Still, Duttson reckons he converts 85% to 90% of first meetings into sales. And eight out of 10 sales involve a gripper - a simple metal ring that allows clients to try on the diamond before it's set in jewellery.

Duttson's job is not for the shy and retiring. "I have to spend a lot of time with new people, learning what they like, gelling. I always meet people when they are happy, never sad. I have to travel a lot, too."

However, Duttson did not meet the client who has, thus far, provided the highlight of his career. A man in New York phoned asking for some earrings for his girlfriend. "I'd met neither of them, but within the hour the money was in my account and I hadn't even bought the bloody stones," he says. "Two years later he phoned me up again and we did another $175,000 [pounds 90,000] deal, again without meeting."

De Beers is probably the name most people associate with diamonds. Despite major discoveries of diamonds in Russia, Brazil, Canada and Australia, the South African giant still dominates - critics say dictates - the global diamond market. However, Duttson sees De Beers as the "police" of the diamond trade.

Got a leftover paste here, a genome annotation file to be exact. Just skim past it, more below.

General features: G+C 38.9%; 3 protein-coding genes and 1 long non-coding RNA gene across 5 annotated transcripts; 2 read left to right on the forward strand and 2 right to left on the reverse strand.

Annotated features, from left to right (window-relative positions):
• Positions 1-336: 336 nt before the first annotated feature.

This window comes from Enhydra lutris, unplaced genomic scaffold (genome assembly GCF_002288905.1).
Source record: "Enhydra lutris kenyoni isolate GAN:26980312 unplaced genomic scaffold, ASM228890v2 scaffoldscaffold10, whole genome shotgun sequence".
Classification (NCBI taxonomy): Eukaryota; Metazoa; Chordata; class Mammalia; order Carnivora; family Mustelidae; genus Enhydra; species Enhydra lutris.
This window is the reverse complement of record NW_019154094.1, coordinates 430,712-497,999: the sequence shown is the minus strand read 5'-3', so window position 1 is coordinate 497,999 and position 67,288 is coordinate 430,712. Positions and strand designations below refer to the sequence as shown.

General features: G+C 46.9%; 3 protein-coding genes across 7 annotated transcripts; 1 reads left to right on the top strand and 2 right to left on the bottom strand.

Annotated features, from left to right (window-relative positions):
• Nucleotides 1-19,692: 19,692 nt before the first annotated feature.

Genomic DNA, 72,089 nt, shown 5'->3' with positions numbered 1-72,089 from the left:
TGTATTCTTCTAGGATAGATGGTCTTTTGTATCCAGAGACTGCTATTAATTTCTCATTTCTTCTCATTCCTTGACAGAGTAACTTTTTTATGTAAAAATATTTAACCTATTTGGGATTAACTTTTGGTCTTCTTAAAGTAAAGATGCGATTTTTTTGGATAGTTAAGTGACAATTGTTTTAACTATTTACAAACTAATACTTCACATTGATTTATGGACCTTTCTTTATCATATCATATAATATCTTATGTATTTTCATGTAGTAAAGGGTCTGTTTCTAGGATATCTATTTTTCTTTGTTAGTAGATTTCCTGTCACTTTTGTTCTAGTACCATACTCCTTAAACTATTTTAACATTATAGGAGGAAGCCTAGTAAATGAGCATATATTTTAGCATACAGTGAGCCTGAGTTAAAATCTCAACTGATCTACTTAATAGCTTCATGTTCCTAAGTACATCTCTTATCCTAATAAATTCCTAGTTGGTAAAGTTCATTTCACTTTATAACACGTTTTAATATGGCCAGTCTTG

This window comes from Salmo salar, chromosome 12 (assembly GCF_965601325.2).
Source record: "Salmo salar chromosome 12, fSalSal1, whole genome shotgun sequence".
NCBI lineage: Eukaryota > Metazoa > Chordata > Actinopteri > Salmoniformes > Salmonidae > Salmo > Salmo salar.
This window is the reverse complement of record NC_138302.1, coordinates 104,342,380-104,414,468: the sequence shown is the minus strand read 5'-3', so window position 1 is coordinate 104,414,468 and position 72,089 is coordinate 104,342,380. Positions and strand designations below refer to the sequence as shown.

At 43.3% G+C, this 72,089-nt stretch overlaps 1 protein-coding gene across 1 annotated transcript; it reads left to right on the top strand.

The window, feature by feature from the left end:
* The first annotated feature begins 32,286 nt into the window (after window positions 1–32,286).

For many years, the industry was accused of turning a blind eye to the sale of blood or conflict diamonds, those sold to finance war and human rights abuses. To thwart this, the diamond industry - comprising 45 countries, including most of the diamond-producing nations - the UN and numerous NGOs adopted in 2003 the "Kimberley" certification scheme. "Although conflict stones equate to under 1% of world diamond sales, that's still about pounds 50m, which buys you a lot of AK47s and has killed a lot of children," says Duttson, who is a passionate advocate of Kimberley.

He shows me a diamond certified by one of the industry's main governing bodies, the Gemological Institute of America (GIA). The GIA certificate includes the carat, colour, clarity and cut as well as a serial number that corresponds to the digits lasered in the stone itself - digits invisible to even the most expert naked eye. "The certificate enables me to trace the rock back to the source," says Duttson.